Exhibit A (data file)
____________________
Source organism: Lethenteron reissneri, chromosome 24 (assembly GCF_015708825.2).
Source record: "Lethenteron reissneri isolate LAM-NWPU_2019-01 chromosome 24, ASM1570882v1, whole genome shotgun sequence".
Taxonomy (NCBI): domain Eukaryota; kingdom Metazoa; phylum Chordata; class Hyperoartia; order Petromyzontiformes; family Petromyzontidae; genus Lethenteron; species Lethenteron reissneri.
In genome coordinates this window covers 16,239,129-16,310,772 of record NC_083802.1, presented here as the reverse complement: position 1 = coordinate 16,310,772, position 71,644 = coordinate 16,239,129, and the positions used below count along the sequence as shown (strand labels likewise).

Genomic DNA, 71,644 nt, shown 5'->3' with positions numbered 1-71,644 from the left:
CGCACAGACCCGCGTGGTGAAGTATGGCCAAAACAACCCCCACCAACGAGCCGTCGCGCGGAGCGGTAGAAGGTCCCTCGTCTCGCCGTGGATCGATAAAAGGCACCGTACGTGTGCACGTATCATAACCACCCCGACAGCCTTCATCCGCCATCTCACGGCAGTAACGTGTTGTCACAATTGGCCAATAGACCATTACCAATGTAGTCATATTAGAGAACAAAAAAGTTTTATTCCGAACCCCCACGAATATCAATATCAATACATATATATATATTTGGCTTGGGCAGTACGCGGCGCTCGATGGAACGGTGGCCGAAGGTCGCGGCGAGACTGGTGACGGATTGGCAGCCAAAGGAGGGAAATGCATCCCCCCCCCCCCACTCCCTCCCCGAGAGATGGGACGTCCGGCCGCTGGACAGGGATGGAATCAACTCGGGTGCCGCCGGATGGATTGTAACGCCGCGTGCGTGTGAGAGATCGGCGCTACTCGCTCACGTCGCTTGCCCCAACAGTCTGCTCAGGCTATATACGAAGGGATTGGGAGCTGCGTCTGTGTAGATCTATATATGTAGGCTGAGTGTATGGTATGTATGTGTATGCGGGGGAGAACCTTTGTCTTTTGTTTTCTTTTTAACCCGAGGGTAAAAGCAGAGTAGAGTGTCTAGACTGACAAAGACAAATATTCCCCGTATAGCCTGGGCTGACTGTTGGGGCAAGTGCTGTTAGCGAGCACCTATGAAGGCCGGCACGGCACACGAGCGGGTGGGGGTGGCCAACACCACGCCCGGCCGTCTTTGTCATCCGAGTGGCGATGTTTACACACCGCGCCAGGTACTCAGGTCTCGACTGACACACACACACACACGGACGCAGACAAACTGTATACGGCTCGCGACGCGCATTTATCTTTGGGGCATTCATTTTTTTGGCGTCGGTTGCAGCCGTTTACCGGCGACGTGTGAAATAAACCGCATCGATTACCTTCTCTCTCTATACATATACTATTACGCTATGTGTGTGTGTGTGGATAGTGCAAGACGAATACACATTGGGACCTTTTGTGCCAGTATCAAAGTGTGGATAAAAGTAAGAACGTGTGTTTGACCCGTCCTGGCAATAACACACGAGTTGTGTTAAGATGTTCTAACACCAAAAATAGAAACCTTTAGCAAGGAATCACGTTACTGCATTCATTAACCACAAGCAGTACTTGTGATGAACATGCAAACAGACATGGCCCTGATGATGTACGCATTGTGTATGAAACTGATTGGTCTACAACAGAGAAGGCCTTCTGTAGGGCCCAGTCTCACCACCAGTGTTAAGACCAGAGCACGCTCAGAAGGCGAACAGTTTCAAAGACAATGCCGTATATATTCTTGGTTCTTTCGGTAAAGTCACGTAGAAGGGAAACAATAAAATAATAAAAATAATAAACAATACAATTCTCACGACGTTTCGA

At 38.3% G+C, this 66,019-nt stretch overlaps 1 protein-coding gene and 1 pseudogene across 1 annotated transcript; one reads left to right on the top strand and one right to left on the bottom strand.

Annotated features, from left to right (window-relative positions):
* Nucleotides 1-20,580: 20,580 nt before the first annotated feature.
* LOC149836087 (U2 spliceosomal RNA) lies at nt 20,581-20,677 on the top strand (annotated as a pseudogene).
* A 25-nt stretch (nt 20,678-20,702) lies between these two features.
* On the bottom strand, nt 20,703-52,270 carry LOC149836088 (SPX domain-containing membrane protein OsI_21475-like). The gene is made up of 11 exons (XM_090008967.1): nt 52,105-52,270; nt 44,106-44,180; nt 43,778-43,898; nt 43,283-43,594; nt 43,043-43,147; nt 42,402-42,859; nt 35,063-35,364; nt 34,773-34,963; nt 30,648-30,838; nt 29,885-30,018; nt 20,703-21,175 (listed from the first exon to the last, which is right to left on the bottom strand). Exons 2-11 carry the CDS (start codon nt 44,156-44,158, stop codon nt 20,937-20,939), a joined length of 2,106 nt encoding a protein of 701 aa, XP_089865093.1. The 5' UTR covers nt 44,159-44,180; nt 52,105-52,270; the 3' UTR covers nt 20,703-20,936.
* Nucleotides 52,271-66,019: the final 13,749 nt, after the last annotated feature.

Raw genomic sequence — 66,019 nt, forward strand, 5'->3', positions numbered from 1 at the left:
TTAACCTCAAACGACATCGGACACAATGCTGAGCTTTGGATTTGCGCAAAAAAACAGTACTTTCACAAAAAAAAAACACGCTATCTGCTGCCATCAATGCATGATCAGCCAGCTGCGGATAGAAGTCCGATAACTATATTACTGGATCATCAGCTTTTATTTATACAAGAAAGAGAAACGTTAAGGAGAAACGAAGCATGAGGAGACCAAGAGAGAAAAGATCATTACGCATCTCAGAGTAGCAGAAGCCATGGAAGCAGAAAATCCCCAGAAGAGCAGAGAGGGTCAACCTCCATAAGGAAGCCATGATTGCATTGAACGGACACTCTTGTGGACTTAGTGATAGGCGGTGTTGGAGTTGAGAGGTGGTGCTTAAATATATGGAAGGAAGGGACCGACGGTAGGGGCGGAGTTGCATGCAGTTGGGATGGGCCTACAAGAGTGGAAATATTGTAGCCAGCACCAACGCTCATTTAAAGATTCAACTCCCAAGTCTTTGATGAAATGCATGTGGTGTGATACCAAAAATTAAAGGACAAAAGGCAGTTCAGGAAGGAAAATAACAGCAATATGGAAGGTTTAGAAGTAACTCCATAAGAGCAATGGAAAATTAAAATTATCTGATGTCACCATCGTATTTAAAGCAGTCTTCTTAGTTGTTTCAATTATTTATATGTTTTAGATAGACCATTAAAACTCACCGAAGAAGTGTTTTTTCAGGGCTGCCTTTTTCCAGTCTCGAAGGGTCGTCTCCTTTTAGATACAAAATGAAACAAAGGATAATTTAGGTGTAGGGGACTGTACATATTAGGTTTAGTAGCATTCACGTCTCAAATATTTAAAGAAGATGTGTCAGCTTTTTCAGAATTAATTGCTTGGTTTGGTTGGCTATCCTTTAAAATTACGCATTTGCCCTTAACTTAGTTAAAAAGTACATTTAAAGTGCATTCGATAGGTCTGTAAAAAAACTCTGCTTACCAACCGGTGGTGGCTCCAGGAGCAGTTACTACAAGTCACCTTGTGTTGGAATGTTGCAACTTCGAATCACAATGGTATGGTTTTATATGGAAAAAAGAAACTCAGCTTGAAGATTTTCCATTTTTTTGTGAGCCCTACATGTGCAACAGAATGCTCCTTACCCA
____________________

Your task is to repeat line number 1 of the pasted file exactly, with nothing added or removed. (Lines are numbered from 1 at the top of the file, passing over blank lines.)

Source organism: Lethenteron reissneri, chromosome 24 (assembly GCF_015708825.2).